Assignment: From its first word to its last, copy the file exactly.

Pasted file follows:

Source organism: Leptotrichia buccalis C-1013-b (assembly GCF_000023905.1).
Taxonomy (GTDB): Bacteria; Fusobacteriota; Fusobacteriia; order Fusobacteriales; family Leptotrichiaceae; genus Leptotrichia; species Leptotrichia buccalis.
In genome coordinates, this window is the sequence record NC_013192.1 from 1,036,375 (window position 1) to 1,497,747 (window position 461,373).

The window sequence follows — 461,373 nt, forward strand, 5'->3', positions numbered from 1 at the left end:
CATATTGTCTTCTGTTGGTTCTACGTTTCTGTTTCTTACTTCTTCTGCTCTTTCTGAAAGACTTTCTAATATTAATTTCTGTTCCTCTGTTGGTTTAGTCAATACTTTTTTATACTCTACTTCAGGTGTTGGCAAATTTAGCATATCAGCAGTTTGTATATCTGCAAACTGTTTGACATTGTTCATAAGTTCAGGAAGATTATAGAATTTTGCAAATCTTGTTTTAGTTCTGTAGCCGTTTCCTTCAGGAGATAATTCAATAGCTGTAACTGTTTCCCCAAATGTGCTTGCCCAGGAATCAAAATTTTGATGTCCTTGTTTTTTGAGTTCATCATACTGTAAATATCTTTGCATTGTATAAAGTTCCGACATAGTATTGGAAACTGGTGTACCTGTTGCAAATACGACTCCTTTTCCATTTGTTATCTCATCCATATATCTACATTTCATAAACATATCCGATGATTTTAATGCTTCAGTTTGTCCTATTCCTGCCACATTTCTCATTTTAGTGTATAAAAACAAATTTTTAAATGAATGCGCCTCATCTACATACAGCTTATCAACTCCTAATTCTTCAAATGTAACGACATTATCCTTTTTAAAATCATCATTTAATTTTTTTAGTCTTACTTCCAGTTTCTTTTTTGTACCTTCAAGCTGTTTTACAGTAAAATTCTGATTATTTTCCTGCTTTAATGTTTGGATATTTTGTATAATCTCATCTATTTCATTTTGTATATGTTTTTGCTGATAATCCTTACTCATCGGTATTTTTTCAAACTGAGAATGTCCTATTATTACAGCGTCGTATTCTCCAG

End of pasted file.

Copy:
Source organism: Leptotrichia buccalis C-1013-b (assembly GCF_000023905.1).
Taxonomy (GTDB): Bacteria; Fusobacteriota; Fusobacteriia; order Fusobacteriales; family Leptotrichiaceae; genus Leptotrichia; species Leptotrichia buccalis.
In genome coordinates, this window is the sequence record NC_013192.1 from 1,036,375 (window position 1) to 1,497,747 (window position 461,373).

The window sequence follows — 461,373 nt, forward strand, 5'->3', positions numbered from 1 at the left end:
CATATTGTCTTCTGTTGGTTCTACGTTTCTGTTTCTTACTTCTTCTGCTCTTTCTGAAAGACTTTCTAATATTAATTTCTGTTCCTCTGTTGGTTTAGTCAATACTTTTTTATACTCTACTTCAGGTGTTGGCAAATTTAGCATATCAGCAGTTTGTATATCTGCAAACTGTTTGACATTGTTCATAAGTTCAGGAAGATTATAGAATTTTGCAAATCTTGTTTTAGTTCTGTAGCCGTTTCCTTCAGGAGATAATTCAATAGCTGTAACTGTTTCCCCAAATGTGCTTGCCCAGGAATCAAAATTTTGATGTCCTTGTTTTTTGAGTTCATCATACTGTAAATATCTTTGCATTGTATAAAGTTCCGACATAGTATTGGAAACTGGTGTACCTGTTGCAAATACGACTCCTTTTCCATTTGTTATCTCATCCATATATCTACATTTCATAAACATATCCGATGATTTTAATGCTTCAGTTTGTCCTATTCCTGCCACATTTCTCATTTTAGTGTATAAAAACAAATTTTTAAATGAATGCGCCTCATCTACATACAGCTTATCAACTCCTAATTCTTCAAATGTAACGACATTATCCTTTTTAAAATCATCATTTAATTTTTTTAGTCTTACTTCCAGTTTCTTTTTTGTACCTTCAAGCTGTTTTACAGTAAAATTCTGATTATTTTCCTGCTTTAATGTTTGGATATTTTGTATAATCTCATCTATTTCATTTTGTATATGTTTTTGCTGATAATCCTTACTCATCGGTATTTTTTCAAACTGAGAATGTCCTATTATTACAGCGTCGTATTCTCCAG